Are We Exercising Pain Away? Not So Much.
Tai Chi May Help Ease Fibromyalgia
Alleviating Rheumatoid Arthritis
PHYSICAL THERAPY
PREGNANCY
Acupuncture May Relieve Acid Indigestation In Pregnancy
Music of Mozart Soothes the Preemie Baby
Breast-Feeding Benefits Moms and Babies
SENIORS
Common Antioxidant Might Slow Parkinson's
Could Your Cell Phone Help Shield You From Alzheimer's?
Eating Well And Keeping Active As You Grow Old Will Help You Stay Sharp
SEXUAL HEALTH
SLEEP DISORDERS
Better Sleep, Grades Seem to Go Up
Pay Attention to Signs That Say You're Too Fatigued to Drive
Meditation May Help Put Primary Insomnia to Bed
WOMEN'S HEALTH
Alternative Treatments May Boost IVF Success
Woman in America Are Delaying Motherhood, Study Says
Exercise During Pregnancy Keeps Newborn Size Normal
Add your Article

Years of Heavy Smoking Raises Heart Risks

FRIDAY, May 15 (HealthDay News) -- Highlighting the negative impact tobacco use has on cardiovascular health, researchers say that heavy smokers were 2.5 times more likely to die than their non-smoking peers during a 30-year study in Norway.

The newly available research found that nonsmokers lived longer and experienced fewer incidents of heart attack and cardiovascular disease than smokers, especially when compared with heavy smokers (those who lit up at least 20 cigarettes a day).

Smokers were also at greater risk of developing diabetes and strokes than nonsmokers, according to the study findings, presented last week at the EuroPRevent 2009 conference in Stockholm, Sweden.

"What these results show is the cumulative long-term association between smoking and death and cardiovascular risk," investigator Haakon Meyer, a professor at the University of Oslo and Norwegian Institute of Public Health, said in a news release issued by the European Society of Cardiology. "Around two-thirds of the middle-aged heavy-smoking men and half the heavy-smoking women had died or had a cardiovascular disease within the next 30 years. The incidence was much lower in never-smokers and reflects the tremendously adverse effect of smoking on health and longevity. The difference in outcome between the never-smokers and heavy smokers was substantial."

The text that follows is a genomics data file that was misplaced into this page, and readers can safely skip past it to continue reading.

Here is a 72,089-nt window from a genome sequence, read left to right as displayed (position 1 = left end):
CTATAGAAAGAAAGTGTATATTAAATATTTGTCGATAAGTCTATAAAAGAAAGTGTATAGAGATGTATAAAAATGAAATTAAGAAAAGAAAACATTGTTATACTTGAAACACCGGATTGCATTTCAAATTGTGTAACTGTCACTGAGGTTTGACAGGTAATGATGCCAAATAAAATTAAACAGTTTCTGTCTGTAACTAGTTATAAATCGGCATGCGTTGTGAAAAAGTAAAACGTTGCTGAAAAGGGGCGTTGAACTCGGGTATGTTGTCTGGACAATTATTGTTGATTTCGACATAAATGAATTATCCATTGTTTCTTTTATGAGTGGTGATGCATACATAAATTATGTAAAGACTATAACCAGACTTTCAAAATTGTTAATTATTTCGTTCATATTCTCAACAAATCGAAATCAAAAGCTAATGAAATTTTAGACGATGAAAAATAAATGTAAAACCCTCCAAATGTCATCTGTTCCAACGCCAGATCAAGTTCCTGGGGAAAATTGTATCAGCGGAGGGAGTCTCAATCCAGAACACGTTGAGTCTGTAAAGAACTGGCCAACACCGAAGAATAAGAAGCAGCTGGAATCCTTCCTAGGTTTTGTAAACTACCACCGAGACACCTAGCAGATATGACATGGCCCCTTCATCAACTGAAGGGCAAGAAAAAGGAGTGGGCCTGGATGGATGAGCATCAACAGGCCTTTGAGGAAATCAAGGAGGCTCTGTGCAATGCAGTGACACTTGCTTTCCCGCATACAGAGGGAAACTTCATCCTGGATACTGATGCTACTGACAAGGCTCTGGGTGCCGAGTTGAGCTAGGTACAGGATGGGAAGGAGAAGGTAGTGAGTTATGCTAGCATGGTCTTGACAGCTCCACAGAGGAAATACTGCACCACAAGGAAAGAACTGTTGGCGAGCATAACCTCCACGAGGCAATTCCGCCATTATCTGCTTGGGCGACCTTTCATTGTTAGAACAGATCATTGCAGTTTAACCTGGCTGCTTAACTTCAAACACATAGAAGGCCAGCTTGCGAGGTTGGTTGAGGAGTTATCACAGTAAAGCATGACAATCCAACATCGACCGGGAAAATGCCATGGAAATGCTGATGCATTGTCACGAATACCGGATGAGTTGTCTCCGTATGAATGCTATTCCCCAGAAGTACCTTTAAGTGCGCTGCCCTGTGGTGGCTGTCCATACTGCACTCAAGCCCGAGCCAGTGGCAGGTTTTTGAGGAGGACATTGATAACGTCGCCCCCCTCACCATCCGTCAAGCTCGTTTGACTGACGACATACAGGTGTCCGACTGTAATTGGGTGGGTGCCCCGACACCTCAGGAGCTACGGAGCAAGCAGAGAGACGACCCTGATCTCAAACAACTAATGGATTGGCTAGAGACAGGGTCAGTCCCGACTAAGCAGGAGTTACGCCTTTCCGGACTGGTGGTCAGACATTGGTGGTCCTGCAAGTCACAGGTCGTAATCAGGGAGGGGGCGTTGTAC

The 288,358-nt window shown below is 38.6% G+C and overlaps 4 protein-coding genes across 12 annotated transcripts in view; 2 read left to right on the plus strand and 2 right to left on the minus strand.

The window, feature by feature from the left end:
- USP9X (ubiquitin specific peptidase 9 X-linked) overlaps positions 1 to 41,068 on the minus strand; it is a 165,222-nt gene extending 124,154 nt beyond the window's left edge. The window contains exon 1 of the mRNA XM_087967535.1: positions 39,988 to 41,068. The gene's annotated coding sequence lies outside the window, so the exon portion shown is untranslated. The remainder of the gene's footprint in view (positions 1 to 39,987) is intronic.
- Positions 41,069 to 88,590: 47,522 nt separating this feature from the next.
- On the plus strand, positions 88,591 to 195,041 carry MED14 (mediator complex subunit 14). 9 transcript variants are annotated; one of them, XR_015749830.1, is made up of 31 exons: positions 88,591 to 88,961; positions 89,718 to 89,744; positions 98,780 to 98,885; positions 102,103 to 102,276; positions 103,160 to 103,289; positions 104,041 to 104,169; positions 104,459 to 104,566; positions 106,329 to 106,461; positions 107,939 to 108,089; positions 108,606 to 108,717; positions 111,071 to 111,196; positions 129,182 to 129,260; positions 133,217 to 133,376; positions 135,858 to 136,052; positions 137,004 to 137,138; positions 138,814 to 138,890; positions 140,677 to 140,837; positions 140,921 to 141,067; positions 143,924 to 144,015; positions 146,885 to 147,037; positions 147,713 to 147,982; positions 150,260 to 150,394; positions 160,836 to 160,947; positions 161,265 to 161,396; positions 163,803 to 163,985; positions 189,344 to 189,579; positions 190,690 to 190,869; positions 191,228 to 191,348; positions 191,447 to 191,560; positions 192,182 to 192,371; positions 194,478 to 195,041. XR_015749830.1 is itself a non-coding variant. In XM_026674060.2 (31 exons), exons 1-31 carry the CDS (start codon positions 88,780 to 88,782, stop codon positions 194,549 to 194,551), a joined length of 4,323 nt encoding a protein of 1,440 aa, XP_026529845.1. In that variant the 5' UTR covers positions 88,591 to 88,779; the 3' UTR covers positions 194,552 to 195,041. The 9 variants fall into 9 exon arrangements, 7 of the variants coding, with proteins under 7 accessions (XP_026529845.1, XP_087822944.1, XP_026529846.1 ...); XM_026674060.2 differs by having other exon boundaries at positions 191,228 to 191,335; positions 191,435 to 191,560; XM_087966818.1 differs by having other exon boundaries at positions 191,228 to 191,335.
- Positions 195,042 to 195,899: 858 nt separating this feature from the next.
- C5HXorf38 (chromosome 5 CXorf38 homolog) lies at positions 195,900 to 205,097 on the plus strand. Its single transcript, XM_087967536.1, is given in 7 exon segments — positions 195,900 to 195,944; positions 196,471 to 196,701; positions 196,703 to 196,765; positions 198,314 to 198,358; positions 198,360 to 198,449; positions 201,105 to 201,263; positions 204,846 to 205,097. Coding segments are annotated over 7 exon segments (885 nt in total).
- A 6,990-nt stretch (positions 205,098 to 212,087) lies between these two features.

The study began in 1974 with 54,075 middle-aged Norwegian men and women agreeing to take part in a basic cardiovascular examination. By matching the participants to population records over the next three decades, the researchers recorded 13,103 deaths, then followed-up on the living participants with a questionnaire during the mid-2000s.

The team found that 45 percent of males considered to be heavy smokers had died during the study period compared with 18 percent of the men who never smoked; among the women, 33 percent of heavy smokers died while 13 percent of the non-smoking women did.

"These results show what a tremendous impact smoking has on mortality," Meyer said. "We are talking about very high numbers of people."

The questionnaire responses revealed that 21 percent of the heavy-smoking men had experienced a heart attack compared with 10 percent of their non-smoking peers. For women, the rate was similar: 11 percent among the heavy-smoking female survivors and 4 percent among those who never smoked.

"This study underlines the public health messages about smoking. We have seen declines in the prevalence of smoking in developed countries, but challenges still remain. Certain population groups -- young women, immigrant communities -- still have high rates of smoking, and there's more to be done here."

More information

The American Heart Association has more about how smoking increases the risk of cardiovascular disease.



-- Kevin McKeever



SOURCE: European Society of Cardiology, news release, May 8, 2009

Last Updated: May 15, 2009